What kind of battery life do you demand from your laptop? Would you be fine with a few hours, or do you want a full workday out of one charge, or perhaps even more? This is a question facing many of us, and recently we at Pingdom spent some time thinking about it.
To start off with, isn’t it amazing how much of our daily lives today depend on battery-operated devices? Smartphones, cameras, laptops, razors, etc. After we had attended the Velocity conference in London recently, we said that we would find a solution that would let us be online all day long without having to recharge, so what was our solution? An iPad you say? Not quite.
Does longer battery life mean better productivity?
If you want to be productive with your laptop while on the go, you don’t want to have to constantly worry about whether you’re close to a power outlet or not. So ideally, you want your gear to be like the Energizer Bunny and just keep on going, so you can write your code, edit your photos, or whatever else you might be doing.
There are of course many portable computers that offer good battery life. Apple says that its 13-inch MacBook Air should get 7 hours on one charge, and there are some PC laptops capable of producing 10 hours or more of battery life.
But we became very interested in finding something that would run just as long as possible without a portable nuclear reactor attached.
After some research we ordered a Lenovo X230, a 12.5-inch Windows laptop, with an Intel Core i7 processor and SSD storage. With the included 9-cell battery we get somewhere in the region of 8-9 hours of battery life out of it when we’re careful with the settings, which is not bad.
But where it gets really interesting is when we attach the optional slice battery. It’s called slice, presumably, because the battery covers the bottom of the X230, and makes the computer just over two centimeters thicker, and heavier too, of course.
With the slice battery, Lenovo says that we should be getting 24 hours of battery life, something that we can pretty much verify now.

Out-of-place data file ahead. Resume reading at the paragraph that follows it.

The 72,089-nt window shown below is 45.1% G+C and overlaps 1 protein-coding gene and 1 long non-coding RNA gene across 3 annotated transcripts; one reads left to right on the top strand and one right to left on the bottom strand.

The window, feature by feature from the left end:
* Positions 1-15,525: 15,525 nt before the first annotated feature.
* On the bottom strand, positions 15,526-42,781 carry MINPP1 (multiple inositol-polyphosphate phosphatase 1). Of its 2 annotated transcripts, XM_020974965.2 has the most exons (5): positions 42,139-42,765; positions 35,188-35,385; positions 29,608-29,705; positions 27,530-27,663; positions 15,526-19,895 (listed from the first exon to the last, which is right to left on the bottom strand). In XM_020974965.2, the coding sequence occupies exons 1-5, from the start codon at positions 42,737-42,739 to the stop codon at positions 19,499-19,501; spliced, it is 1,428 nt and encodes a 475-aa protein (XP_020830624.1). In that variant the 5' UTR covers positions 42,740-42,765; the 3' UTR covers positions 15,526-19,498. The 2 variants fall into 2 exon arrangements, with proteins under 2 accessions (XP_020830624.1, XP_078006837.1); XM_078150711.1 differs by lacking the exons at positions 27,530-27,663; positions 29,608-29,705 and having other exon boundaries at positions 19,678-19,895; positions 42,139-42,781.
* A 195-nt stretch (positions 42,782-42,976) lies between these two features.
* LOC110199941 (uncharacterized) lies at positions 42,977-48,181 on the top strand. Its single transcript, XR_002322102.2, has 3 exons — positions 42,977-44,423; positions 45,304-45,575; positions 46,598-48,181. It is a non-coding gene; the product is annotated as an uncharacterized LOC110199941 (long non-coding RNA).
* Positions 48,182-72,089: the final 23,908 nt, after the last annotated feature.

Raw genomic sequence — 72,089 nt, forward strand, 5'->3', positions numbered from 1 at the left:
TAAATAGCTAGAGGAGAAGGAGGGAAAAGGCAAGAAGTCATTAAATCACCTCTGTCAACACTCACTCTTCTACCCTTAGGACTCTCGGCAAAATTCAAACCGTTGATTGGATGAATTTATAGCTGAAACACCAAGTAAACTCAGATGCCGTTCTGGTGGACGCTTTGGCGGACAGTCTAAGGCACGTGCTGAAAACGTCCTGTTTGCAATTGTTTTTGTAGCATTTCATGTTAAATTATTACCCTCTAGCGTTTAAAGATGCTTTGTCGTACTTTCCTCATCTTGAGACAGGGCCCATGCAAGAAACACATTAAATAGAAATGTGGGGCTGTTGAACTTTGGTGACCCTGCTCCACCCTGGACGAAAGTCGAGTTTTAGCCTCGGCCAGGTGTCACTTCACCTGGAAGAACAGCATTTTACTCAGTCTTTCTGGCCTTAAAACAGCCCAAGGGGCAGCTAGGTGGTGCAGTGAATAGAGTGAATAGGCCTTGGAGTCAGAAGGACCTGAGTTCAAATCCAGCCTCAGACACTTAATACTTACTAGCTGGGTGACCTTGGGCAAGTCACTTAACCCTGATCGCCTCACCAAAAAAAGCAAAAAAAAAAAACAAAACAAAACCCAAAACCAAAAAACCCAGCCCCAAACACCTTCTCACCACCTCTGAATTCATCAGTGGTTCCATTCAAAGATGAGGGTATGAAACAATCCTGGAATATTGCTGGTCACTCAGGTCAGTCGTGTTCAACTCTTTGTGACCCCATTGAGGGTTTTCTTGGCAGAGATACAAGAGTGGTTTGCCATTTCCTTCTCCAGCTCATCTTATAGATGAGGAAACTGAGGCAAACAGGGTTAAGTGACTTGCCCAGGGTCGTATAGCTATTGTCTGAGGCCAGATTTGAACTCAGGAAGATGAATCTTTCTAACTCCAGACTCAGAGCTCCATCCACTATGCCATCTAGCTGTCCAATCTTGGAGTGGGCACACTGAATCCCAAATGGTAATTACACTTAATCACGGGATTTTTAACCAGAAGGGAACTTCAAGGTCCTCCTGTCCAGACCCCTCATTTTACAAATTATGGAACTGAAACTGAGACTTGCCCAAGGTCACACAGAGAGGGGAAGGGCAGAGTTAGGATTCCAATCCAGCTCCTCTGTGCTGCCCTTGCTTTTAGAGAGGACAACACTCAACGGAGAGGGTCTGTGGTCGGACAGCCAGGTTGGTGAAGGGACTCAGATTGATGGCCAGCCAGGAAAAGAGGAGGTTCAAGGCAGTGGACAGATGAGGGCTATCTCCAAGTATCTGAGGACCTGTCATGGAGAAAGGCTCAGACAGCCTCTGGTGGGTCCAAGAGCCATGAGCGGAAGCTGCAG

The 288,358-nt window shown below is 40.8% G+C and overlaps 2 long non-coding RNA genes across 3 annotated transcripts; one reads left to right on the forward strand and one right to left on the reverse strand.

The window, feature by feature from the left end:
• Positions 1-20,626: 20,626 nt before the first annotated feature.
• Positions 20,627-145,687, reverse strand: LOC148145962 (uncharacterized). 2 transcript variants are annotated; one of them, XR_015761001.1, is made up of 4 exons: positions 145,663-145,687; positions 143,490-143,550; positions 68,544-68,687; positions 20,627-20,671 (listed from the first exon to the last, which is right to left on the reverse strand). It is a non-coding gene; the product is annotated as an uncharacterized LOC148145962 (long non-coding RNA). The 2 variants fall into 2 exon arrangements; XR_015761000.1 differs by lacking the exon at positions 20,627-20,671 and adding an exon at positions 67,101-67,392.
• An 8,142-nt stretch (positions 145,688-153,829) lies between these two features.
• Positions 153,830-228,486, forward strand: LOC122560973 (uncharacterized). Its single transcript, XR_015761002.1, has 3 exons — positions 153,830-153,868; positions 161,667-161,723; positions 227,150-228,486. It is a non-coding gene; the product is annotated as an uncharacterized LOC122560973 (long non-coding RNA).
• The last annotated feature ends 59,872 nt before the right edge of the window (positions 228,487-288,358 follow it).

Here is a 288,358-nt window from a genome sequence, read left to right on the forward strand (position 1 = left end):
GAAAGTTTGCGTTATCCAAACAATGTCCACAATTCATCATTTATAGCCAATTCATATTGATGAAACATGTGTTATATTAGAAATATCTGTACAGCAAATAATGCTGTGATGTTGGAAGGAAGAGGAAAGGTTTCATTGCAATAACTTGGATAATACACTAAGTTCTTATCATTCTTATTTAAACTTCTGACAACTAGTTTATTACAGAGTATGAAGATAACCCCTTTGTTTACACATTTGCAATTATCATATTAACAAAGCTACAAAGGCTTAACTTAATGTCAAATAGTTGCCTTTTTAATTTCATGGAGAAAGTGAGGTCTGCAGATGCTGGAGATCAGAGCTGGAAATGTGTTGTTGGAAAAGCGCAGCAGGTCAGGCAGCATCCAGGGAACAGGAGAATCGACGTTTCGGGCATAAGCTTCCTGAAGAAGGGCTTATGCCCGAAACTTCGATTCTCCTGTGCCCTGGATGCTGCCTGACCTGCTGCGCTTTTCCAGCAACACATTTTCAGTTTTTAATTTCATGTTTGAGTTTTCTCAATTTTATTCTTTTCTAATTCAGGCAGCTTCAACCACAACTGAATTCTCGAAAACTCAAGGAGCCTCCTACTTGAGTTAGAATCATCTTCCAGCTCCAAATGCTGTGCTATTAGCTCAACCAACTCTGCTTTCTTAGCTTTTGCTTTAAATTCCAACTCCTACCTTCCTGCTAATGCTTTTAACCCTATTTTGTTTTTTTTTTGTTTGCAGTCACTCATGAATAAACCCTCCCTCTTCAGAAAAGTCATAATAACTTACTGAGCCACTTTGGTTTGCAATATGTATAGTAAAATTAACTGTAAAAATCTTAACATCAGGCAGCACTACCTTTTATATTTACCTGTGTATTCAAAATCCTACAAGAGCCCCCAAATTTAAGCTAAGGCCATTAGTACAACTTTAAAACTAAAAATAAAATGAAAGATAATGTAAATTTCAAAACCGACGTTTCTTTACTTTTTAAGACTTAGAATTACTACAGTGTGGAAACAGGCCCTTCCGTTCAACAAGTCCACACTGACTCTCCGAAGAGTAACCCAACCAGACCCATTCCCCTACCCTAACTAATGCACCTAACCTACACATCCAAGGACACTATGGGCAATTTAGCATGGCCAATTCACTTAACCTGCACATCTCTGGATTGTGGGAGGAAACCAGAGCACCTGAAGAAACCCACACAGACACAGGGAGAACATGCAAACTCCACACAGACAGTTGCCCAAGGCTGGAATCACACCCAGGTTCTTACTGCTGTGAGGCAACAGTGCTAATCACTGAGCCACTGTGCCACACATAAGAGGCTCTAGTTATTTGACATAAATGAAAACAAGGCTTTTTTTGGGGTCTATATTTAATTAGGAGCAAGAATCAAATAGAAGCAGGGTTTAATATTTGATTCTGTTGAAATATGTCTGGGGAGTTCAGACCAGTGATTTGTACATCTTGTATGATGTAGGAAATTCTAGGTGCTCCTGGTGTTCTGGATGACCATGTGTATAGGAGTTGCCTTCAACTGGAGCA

After a 14-hour day at Internet Days here in Sweden, where most of that time was spent online, Tweeting, Facebooking, chatting, writing, editing and uploading photos and more, the X230 still showed about 5 hours left on the battery. That was just after we had spent a solid hour at the end of the day, finishing up a blog post and uploading a few hundred photos (over a 3G connection, we might add).
And we think we could squeeze out more, by keeping the display on lower brightness (which is hard when you’re editing photos), and perhaps another few tweaks.
A few downsides
Of course not all is positive though. With the slice battery attached, the X230 is no longer a very slim and light computer. There is no doubt than an iPad, even when combined with an external keyboard, would be smaller and lighter, but it would have less than half of the battery life.
So it might be that a Lenovo is not as sexy as a MacBook Air. (What are we saying? Of course it’s not!) It’s more like a tank in the form of a laptop, with a red thing sticking out of the keyboard. It’s also bigger and heavier than Apple’s tablet, and there’s none of that sleek touch-goodness.
But if we can get that much battery life out of it, we’re more than happy to put up with the design.
What’s your experience?
There’s no doubt that a laptop is a series of compromises in design, functionality, battery life, performance, etc. In this article we focused on just one factor, the battery life.
What’s more important to you? Perhaps you accept shorter battery life if you get a faster processor or a bigger display, or perhaps thin and light is what’s most important to you.